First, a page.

There is no doubt that change is taking place when it comes to investment in fossil fuels. The divestment movement, which campaigns to discourage investment in fossil fuel companies, has gained much attention.
According to the United Nations Environment Programme, sustainable development is increasingly being integrated into financial decision-making.
France recently introduced the world’s first mandatory climate disclosure requirements for institutional investors. Norway is divesting its sovereign wealth fund from coal. South Africa has embedded sustainable development into listing requirements on its stock exchange.
Source: The Economist
Private industry is also moving rapidly. The world’s largest asset manager, Blackrock, is launching a fossil-fuel-free index, and Axa, one of the world’s largest insurance companies, has pledged to divest from coal.
While divestment is certainly taking place, there is disagreement on whether or not it is happened on a scale that will reshape the energy industry.
But should energy companies be preparing for a post fossil fuel future regardless?
Already some countries can claim to be well on the way to reducing their dependence on fossil fuels. They are, of course, mostly those lucky enough to have an abundance of hydroelectric resources. Tajikistan and Sweden are two examples, while Iceland makes extensive use of its geothermal power.
France stands out as a nation with little hydroelectric power, but which does not rely on fossil fuels for the majority of its power. This is due to its extensive use of nuclear power.
Can countries ever become 100% renewable if they are not blessed with extensive hydroelectric or geothermal resources? There are encouraging signs. Greenhouse gas emissions in over 40 countries have been falling for over a decade and the Danish capital Copenhagen has committed to being carbon free by 2025.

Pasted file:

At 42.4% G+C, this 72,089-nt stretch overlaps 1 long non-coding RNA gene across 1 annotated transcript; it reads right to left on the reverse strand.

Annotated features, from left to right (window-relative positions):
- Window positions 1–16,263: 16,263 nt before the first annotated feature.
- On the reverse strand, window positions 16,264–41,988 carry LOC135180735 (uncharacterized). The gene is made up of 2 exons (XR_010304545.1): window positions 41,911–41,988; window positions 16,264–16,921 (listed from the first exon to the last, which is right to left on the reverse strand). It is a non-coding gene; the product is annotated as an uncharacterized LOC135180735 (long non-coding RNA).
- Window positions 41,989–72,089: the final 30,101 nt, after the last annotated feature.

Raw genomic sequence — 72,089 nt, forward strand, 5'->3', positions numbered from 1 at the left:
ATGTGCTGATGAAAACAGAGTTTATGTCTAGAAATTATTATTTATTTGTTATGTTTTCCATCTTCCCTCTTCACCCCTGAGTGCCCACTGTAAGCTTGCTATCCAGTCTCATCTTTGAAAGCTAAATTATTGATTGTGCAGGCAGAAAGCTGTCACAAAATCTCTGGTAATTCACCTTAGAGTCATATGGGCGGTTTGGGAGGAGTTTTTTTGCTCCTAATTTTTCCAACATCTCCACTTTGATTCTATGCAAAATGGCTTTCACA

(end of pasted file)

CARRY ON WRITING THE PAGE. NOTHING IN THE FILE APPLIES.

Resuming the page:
Could we be approaching the point where, within the next few years, we will begin to see entire countries committing to ditch fossil fuels within a couple of decades?
And we have to look closely at which renewables we are turning to. It is not enough for our energy to be renewable, it must also be sustainable. Not only that, but there are many factors to consider when assessing sustainability. It is a complex issue which goes way beyond simply fossil fuel vs renewables.
It is important to acknowledge that we are going to depend on fossil fuels – and the companies that provide them – for several decades to come. We should also be able to look to today’s energy companies to use their experience and expertise to help develop more environmentally sustainable technologies like carbon capture.
There are also questions to ask when it comes to the divestment movement. Is a high profile campaign pressing for immediate action to withdraw funds from energy companies really the wisest focus for action? When so many people around the world do not have access to reliable energy, are there other policies which could achieve the same end in a different way?